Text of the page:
Firstly, climate change. Given that many parts of the world have been / still are on fire, there is no (sensible) denying the urgency of climate change. It feels like such an insurmountable challenge that it's hard to feel like any direct action on an individual level is significant enough to make a difference. I'd also be the first to admit that I'm a little late to the party on some of this, so none of what follows is in the spirit of setting myself up as an eco-paragon. But along with other aspects of my life / consumption, I've been thinking a lot about marathon swimming and flying. Marathon swimming is a practice that involves a great deal of long-haul travel for many of those eager to complete the 'big' swims on the roster. This is exacerbated by challenges like the Oceans 7 or its ice-mile equivalents, with these latter in particular involving extensive travel to already-fragile ecosystems. I understand the desire to make these trips and I have done more than my share of long-haul flying for swimming (as well as work / leisure). But I wonder if this is the moment when we need to be rethinking what the travelling involved in marathon swimming might be costing those very aquatic environments that we travel to enjoy.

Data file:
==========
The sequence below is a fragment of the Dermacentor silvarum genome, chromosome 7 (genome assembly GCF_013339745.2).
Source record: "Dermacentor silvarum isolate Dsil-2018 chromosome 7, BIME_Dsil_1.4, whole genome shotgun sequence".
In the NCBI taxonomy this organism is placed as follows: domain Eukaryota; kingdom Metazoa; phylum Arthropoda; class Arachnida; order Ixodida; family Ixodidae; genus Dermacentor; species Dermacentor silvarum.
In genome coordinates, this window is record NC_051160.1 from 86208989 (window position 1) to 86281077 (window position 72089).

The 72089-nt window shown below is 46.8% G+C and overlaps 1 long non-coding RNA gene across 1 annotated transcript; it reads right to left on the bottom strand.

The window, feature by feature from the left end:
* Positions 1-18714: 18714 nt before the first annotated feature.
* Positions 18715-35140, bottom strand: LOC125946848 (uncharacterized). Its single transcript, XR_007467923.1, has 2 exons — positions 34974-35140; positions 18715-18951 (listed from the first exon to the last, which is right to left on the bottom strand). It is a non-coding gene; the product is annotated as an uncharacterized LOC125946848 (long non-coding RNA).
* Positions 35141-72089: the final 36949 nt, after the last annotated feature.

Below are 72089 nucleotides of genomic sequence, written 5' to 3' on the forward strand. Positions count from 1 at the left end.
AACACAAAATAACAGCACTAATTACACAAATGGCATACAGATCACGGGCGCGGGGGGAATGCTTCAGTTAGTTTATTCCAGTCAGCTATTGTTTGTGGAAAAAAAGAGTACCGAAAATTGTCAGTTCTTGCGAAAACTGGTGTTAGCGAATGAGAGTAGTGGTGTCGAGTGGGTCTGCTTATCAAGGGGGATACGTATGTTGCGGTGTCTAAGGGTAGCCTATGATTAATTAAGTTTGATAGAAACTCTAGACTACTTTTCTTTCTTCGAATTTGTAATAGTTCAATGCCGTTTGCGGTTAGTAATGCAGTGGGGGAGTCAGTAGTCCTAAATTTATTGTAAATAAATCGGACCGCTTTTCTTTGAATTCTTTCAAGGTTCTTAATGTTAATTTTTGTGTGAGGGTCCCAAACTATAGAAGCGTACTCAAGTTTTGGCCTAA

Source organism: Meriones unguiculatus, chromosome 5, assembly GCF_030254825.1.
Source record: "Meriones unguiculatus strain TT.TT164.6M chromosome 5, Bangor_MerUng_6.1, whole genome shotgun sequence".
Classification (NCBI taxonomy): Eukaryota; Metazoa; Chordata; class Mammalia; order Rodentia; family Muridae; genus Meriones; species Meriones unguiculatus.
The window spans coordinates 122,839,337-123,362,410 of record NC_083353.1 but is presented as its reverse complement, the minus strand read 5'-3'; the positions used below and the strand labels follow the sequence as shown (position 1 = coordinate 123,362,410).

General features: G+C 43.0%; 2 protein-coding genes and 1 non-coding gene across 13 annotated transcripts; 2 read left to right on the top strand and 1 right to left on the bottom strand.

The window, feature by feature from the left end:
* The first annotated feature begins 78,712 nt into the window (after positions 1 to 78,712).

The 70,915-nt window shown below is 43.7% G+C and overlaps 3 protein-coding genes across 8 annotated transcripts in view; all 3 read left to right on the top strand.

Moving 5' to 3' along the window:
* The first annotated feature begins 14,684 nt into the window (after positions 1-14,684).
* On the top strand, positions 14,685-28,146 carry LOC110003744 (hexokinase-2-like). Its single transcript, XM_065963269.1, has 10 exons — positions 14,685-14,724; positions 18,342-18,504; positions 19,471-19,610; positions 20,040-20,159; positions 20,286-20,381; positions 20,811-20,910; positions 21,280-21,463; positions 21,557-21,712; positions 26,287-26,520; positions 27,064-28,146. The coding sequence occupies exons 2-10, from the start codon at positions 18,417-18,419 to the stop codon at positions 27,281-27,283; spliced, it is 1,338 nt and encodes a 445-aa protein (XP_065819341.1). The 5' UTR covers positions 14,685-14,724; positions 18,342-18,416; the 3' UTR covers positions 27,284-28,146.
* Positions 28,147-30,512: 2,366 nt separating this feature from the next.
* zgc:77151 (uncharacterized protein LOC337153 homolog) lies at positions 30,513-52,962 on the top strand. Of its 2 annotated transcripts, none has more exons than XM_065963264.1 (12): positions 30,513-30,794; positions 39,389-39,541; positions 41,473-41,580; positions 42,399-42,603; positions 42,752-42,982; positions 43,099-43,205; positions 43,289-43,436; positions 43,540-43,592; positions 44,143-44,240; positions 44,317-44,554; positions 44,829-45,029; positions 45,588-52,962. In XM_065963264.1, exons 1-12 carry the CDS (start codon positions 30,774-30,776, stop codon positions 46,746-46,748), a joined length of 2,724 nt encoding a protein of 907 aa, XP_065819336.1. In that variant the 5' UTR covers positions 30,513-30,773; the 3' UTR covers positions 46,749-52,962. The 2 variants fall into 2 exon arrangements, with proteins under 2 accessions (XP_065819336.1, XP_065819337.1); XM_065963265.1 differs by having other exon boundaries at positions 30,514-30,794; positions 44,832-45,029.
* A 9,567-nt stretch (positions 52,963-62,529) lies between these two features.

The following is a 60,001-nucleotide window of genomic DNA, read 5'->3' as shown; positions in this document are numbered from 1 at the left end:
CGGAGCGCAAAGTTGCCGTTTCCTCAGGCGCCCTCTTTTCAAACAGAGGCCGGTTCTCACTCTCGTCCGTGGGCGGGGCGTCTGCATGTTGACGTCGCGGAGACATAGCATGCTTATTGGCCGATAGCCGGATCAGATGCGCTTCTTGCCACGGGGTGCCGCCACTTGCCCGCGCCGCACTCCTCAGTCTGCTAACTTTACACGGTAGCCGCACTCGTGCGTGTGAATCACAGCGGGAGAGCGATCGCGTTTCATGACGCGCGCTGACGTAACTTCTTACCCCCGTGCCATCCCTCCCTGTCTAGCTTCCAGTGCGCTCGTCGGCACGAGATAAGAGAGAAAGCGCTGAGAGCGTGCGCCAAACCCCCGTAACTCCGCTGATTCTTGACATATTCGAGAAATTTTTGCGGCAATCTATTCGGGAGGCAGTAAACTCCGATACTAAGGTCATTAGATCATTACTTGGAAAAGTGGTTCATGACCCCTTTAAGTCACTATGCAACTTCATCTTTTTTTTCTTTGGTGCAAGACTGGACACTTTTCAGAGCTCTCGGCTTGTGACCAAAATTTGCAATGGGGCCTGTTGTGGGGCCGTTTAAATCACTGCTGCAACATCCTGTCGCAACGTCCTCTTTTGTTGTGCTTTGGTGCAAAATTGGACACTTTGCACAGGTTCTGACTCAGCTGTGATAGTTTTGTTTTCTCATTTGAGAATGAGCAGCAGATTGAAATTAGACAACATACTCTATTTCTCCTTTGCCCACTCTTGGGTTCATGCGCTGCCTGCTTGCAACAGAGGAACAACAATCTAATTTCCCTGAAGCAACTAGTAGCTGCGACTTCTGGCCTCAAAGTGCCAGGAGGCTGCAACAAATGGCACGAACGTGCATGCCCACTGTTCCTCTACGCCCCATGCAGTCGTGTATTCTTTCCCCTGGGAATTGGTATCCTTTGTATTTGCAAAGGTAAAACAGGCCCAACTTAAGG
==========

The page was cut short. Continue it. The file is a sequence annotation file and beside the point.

I recently attended a 'teach-out' talk here at Leeds that was being held as part of the strike action. Politics scholar, Jonathon Dean, gave an amazing lecture on the politics of bird(watch)ing, describing how he loved taking trips all around the world to observe unfamiliar birds in their natural habitats. It reminded me of the many swimming holidays and swim challenges that we all love. He told us that he had decided to no longer take those trips because he felt that he could no longer justify the environmental impacts of those flights, especially given his investment as a birder in those environments and their wildlife; he spoke about how sad this made him feel and what a loss it was, but that he was certain that it was the right thing to do. And I think that this might also be true about swimming - that while the world is literally on fire, we have to stop. And so, as a start (and this is by no means a definitive answer to a complex problem), I've decided to no longer sign up for any swims that would involve long-haul flying (and I'm also refusing long-haul flying for work). Like I said, I'm no paragon here - I've done lots of swim-related flying in the past, and am scheduled to fly to the Canary Islands in a few weeks for a writing retreat, where there will certainly also be some swimming (although COVID-19 may also put paid to all that). But I think that it's something that the marathon swimming community should be thinking and talking about. I know that many local swimming orgs are strongly invested in environmental protection (NYOW is an excellent example of this), and am inspired by the work that many people are doing to change their patterns of movement and consumption to minimise environmental harm (going vegan, reducing plastic, using public transport etc). Stopping marathon swim-related flying is just one small step, but I think it's worth considering. This feels like a time when things really need to change, not least before the aquatic environments where we love to swim are irrevocably damaged.